With snow falling outside the crowd filed into Watertown Municipal Arena for this Friday night contest. The arena itself has a temporary look to its seating configuration. Aluminum risers are set up with 7 rows of gray plastic benches on each side of the ice. An additional small grandstand is crammed into the far corner on one end, and there is standing on an upper concourse on the side with the team benches. Protective netting covers the entire seating area making us think we were still in Ontario. Table seating is set up on the concourse and is considered the luxury seating for the Wolves games. The seats on the side opposite the benches are made up of individual bleacher sections with the same gray plastic bench type seats. Many fans choose to stand to watch the games as there is a standing rail along the glass with a drink shelf attached offering a good view at ice level through the crystal clear, brand new glass along the boards. Some fans also choose to stand along the end of the upper concourse on the bench side and in the corner. Ice level also finds a beer garden set up, and tucked away under the upper stairway is the Wolves Den merchandise stand which offers a decent selection of team gear. The ceiling is low, and open ductwork sits below the metal support rafters. A single scoreclock sits above the goal on one end. With seating capacity listed at only 1750 you can tell every effort was made to cram in seats wherever possible. Seating is general admission aside from season ticket holders, and the arena was 80% full for this game, and had a crowded feel to it. We are sure you could easily fit 2500 fans in here with standees, and it was nice to see a large crowd on hand, which is similar to our experience when we saw the Privateers play in Alexandria Bay. Watertown fans enjoy their hockey, and the upgrades to Watertown Municipal Arena make the place a bit more serviceable as a hockey venue despite still being a basic community arena.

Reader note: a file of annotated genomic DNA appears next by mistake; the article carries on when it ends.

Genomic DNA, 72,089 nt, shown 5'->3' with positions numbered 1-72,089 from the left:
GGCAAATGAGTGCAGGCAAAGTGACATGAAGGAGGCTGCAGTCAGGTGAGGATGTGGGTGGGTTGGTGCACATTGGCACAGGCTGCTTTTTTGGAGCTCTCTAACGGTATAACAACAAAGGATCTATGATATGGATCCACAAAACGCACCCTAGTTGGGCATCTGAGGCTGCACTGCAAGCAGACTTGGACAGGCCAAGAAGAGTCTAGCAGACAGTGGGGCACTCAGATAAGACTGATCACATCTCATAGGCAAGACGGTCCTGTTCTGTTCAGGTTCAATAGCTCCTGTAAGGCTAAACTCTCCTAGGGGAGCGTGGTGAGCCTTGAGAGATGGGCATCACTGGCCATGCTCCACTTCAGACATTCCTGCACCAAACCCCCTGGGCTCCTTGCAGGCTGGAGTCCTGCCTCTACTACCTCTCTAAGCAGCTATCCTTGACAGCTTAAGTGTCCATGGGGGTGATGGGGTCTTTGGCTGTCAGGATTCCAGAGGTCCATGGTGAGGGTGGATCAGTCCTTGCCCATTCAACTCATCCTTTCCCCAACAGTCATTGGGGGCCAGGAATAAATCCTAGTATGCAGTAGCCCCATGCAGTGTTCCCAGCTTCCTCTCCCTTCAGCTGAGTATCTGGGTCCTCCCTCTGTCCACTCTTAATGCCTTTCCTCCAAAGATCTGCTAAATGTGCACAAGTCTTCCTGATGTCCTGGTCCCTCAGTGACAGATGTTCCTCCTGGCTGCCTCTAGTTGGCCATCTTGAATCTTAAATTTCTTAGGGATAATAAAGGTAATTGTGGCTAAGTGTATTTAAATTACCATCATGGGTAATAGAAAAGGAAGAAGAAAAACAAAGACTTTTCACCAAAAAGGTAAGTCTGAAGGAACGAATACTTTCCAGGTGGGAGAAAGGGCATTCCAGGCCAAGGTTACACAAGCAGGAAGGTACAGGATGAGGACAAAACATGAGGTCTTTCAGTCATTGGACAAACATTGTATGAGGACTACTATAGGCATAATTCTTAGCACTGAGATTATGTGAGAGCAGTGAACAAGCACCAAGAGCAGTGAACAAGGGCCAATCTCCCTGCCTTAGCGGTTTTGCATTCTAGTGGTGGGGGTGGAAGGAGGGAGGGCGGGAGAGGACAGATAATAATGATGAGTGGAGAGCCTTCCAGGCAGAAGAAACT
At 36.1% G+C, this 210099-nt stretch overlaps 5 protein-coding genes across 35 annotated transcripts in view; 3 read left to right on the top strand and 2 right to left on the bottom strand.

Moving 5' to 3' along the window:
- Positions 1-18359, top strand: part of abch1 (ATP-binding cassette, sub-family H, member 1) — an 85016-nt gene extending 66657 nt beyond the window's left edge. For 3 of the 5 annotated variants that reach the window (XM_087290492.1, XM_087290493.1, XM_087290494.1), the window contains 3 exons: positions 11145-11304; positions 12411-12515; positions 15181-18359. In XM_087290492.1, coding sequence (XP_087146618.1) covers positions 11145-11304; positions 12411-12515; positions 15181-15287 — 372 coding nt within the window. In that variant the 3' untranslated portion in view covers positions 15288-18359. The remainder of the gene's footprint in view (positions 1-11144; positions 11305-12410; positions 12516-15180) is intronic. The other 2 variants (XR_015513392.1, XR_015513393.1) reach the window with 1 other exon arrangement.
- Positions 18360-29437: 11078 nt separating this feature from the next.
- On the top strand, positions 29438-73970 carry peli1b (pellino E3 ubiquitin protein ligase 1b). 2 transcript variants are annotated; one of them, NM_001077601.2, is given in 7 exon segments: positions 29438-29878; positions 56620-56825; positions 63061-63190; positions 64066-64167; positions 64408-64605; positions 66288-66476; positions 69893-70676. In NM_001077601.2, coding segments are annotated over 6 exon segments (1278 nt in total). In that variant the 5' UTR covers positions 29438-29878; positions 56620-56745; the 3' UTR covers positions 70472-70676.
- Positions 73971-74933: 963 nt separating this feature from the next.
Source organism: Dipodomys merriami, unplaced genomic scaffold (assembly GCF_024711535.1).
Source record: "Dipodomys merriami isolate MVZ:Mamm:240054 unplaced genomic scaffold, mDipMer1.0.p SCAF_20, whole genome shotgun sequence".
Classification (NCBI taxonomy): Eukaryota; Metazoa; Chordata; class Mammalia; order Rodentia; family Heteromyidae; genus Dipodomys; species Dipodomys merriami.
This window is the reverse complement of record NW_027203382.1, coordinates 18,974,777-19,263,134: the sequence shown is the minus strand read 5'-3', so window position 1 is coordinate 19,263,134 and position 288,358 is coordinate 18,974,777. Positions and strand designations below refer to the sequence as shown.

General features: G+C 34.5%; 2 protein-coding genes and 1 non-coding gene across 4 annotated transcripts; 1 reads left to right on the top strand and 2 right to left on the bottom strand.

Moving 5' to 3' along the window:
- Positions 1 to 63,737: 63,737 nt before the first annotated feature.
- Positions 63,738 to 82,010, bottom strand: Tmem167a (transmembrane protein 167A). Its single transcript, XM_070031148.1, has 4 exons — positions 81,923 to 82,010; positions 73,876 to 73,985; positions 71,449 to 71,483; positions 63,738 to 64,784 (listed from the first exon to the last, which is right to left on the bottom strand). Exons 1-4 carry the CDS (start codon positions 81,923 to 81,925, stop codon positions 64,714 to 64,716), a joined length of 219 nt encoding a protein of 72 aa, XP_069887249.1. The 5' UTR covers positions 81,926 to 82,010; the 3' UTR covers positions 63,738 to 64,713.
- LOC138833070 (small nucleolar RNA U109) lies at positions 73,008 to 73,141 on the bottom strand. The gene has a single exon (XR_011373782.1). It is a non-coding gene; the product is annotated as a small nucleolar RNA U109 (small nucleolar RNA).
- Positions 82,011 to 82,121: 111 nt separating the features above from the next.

The game day presentation and atmosphere at Watertown Municipal Arena for a Wolves game is professional and rather commercial as you often see at many minor league venues these days. A laser show takes place during player introductions, and music is pumped in during stoppages though a loud and clear PA system. A lot of sponsor mentions take place throughout the night, and anytime anything good happens in the game a Wolves howl is heard over the speakers. Intermission is full of contests, and there was even a fan shot contest during a media timeout. Intermissions are 20 minutes here as well, helping with the beer and concession sales, but adding to the length of the games. The fans on hand were a mix of local and military personnel out for a good time on a Friday night, and a much smaller portion of the crowd who were hardcore hockey fans. The intensity level on the ice was high as it is clear that the teams and coaching staffs do not like each other, likely resulting from playing the same opponent so often due to geographic necessity. Nonetheless it was an entertaining night of hard-nosed hockey with a couple scraps and some chirping between the benches. The crowd gets into the action and is very vocal, although it is interesting to observe military members on hand from different parts of the country ask questions and seem puzzled at some of the nuances of the game. A 5-2 Wolves win sent the fans out onto the snowy road in a good mood. Make no mistake about it, Watertown Municipal Arena is not one of the best laid out facilities in hockey. Sight lines are not that great, and the railings also get in the way of the view depending on where you sit. The facilities are basic are best, but serve the purpose, and the Wolves make good use of the arena, and have strong fan following. Folks looking for a fun night out during the long winters certainly enjoy the Wolves games. The place also feels like if it home of the Wolves with team signage and the championship banner hanging up as well. We also love the Federal Hockey League tradition of having players sign autographs for then fans immediately after the game. Everything seems to fall into place in Watertown though, as the Wolves make the best of their situation and arena layout, and no one has any false aspirations that this will be a OHL town or a big time minor league venue. The arena has come a long way since its open-air beginnings, and provides local hockey fans with a fun place to enjoy a night of hockey.